Self-Efficacy in School and Community Settings

Shari L. Britner (Editor)
Department of Teacher Education, Bradley University Peoria, IL, USA

Series: Perspectives on Cognitive Psychology, Psychology Research Progress

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Volume 10

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Special issue: Resilience in breaking the cycle of children’s environmental health disparities
Edited by I Leslie Rubin, Robert J Geller, Abby Mutic, Benjamin A Gitterman, Nathan Mutic, Wayne Garfinkel, Claire D Coles, Kurt Martinuzzi, and Joav Merrick

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Albert Bandura’s introduction of social cognitive theory moved the field of social psychology from viewing people as primarily reacting to events to viewing people as being active agents who interpret events and plan their future behaviors. Educators and psychologists have become so familiar with this view that we often lose sight of the groundbreaking nature of his contributions. Since his introduction of social cognitive theory, self-efficacy has become a central construct in research on human learning, motivation, and accomplishment in many domains. In this book, the authors present self-efficacy research in a wide range of domains, including high school mathematics and science, an undergraduate neuroscience research program, cultural intelligence education, computer self-efficacy, courtroom self-efficacy, and smoking cessation self-efficacy. (Imprint: Nova)

Preface pp,ix-x

Chapter 1. The Psychology of Self-Efficacy;pp. 1-18
(Heidi R. Riggio, California State University, Los Angeles, USA)pp,1-18

Section I. Self-Efficacy in School Settings pp,19-20

Chapter 2. Scientific Research Self-Efficacy among Undergraduates: Current Contexts and Approaches for Measurement;pp. 21-52
(Christopher T. Goode, Georgia State University; Shari L. Britner, Bradley University; Phillip Gagné, Georgia State University; John L. Pecore, Temple University; Melissa K. Demetrikopoulos, The Institute for Biomedical Philosophy; Brian A. Williams, Georgia State University; Laura L. Carruth, Georgia State University; Robert L. DeHaan, Emory University; and Kyle J. Frantz, Georgia State University, USA)pp,21-52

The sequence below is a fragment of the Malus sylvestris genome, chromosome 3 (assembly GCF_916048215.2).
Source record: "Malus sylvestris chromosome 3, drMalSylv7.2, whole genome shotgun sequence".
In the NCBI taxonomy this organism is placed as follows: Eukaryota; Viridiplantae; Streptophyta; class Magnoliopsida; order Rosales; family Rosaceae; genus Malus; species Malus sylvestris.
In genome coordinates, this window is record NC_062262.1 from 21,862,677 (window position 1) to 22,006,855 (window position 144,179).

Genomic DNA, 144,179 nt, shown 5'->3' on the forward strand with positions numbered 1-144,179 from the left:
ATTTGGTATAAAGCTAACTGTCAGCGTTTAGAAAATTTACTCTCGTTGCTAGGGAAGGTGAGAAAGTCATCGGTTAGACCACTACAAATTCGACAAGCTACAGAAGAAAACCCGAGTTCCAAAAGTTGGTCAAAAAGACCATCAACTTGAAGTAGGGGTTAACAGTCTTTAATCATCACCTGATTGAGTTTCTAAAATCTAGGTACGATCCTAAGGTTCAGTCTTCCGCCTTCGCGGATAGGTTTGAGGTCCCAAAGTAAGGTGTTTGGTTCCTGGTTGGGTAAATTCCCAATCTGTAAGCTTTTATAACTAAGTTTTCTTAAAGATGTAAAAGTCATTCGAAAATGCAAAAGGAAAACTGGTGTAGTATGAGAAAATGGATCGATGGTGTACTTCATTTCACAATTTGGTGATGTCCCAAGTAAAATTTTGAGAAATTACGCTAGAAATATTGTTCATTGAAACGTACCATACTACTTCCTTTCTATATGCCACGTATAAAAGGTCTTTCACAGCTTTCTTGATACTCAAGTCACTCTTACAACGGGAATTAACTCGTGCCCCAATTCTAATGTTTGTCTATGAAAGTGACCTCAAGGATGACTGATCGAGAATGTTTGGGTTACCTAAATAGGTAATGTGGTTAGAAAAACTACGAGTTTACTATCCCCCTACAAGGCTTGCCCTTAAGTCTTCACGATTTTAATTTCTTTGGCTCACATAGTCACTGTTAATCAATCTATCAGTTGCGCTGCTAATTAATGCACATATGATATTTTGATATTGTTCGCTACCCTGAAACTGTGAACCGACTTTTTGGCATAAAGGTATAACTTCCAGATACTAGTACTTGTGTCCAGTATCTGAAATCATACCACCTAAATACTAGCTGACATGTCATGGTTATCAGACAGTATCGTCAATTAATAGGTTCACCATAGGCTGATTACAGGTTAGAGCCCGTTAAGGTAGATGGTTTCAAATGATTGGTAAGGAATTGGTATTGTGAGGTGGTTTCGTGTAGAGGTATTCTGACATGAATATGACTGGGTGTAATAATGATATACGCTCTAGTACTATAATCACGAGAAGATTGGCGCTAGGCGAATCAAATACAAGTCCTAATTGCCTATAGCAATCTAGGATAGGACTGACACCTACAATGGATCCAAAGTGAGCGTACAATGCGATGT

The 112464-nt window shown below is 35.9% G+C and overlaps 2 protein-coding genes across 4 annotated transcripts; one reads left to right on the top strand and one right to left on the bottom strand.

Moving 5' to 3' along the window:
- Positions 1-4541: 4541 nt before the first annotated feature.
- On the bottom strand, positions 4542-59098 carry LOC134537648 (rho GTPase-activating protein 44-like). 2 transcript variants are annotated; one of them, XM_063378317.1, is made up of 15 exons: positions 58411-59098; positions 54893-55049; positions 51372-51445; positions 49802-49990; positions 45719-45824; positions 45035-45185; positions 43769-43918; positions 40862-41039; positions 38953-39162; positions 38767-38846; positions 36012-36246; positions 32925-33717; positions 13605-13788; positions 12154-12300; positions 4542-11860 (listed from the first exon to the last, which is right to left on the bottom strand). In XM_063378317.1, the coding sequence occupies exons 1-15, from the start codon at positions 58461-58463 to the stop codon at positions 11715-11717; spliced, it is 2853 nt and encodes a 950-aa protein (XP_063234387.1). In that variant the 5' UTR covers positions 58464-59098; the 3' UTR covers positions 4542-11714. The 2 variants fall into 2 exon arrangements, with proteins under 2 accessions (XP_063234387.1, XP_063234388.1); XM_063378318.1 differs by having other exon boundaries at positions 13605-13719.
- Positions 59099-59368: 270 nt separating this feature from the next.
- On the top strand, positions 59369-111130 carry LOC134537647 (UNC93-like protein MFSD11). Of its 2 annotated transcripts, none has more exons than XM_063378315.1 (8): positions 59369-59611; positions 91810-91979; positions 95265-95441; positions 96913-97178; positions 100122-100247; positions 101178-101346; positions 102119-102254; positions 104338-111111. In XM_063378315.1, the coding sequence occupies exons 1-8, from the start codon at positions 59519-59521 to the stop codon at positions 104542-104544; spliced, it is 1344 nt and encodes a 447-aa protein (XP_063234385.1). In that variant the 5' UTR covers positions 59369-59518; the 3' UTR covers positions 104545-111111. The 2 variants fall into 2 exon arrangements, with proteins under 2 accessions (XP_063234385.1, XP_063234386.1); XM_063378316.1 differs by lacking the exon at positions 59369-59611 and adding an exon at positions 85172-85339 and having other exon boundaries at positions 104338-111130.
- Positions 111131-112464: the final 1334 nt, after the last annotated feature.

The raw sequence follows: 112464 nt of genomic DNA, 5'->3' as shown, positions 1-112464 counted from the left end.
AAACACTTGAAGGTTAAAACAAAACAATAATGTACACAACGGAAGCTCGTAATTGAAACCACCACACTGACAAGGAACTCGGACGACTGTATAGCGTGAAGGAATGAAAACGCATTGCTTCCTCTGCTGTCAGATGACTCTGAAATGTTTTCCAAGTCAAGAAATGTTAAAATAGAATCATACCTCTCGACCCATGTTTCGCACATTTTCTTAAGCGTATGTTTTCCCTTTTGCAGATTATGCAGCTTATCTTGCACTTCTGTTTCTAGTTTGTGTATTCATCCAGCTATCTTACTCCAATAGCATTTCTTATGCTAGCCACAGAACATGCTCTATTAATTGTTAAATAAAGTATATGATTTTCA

Chapter 3. Change in Self-Efficacy in High School Science Classrooms: An Analysis by Gender;pp. 53-73
(Jennifer A. Schmidt and Lee Shumow, Northern Illinois University, USA)
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Chapter 4. Self-Efficacy Beliefs of Teachers: An Analysis of Brazilian High School Physics Teachers;pp. 75-91
(Marcelo Alves Barros, University of Sao Paulo, Brazil; Fabio Ramos da Silva, Federal University of Mato Grosso, Brazil; Carlos Eduardo Laburu, University of Londrina, Brazil; and Luciano Gonsalves Costo, University of Maringa,Brazil)
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Chapter 5. Self-Efficacy Beliefs of Physics Teachers in the Context of Curriculum Innovation;pp. 93-106
(Marcelo Alves Barros, Edson Cesar Marques Filho, Larissa da Cunha Badan, & Letícia Zago; Institute of Physics of São Carlos, University of São Paulo, Brazil)
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Chapter 6. Components that Contribute to Mathematics Teaching Self-Efficacy during an Alternative Certification Program;pp. 107-124
(Kristie J. Newton, Temple University; Diane Jass Ketelhut, University of Maryland; John Pecore, and Sabriya Jubilee, Temple University, USA)

Chapter 7. Teacher and Principal Self-Efficacy: Relations with Autonomy and Emotional Exhaustion;pp. 125-150
(Roger A. Federici and Einar M. Skaalvik, The Norwegian University of Science and Technology)

Section II. Self-Efficacy in Community Settings

Chapter 8. Self-Efficacy’s Impact on Cultural Intelligence Education: A Motivation-Pervasive Model of the CQ Developmental Process;pp. 153-165
(Brent MacNab, University of Sydney, Australia; and Valerie Rosenblatt, University of Hawaii, Manoa, Honolulu, USA)

Chapter 9. Self-Efficacy in the Modern World – The Emergence of Computer-Self-Efficacy;pp 167-182
(Poornima Madhavan, Old Dominion University, USA)

Chapter 10. Self-Efficacy in the Courtroom: Conceptualization, Measurement, and Application;pp. 183-193
(Robert J. Cramer, Monique D. Cornish Rodriguez, & Lisa M. Fletcher, Sam Houston State University, USA)

Chapter 11. Validation and Modification of the Chinese Version of the Smoking Self-Efficacy Questionnaire (CSEQ-12) in a Sample of Community-Dwelling Chinese Smokers in Hong Kong;pp. 195-205
(Doris Y. P. Leung, The Chinese University of Hong Kong, Hong Kong; Sophia S. C. Chan, and Tai-hing Lam, The University of Hong Kong, Hong Kong, China)

Index pp,207-216

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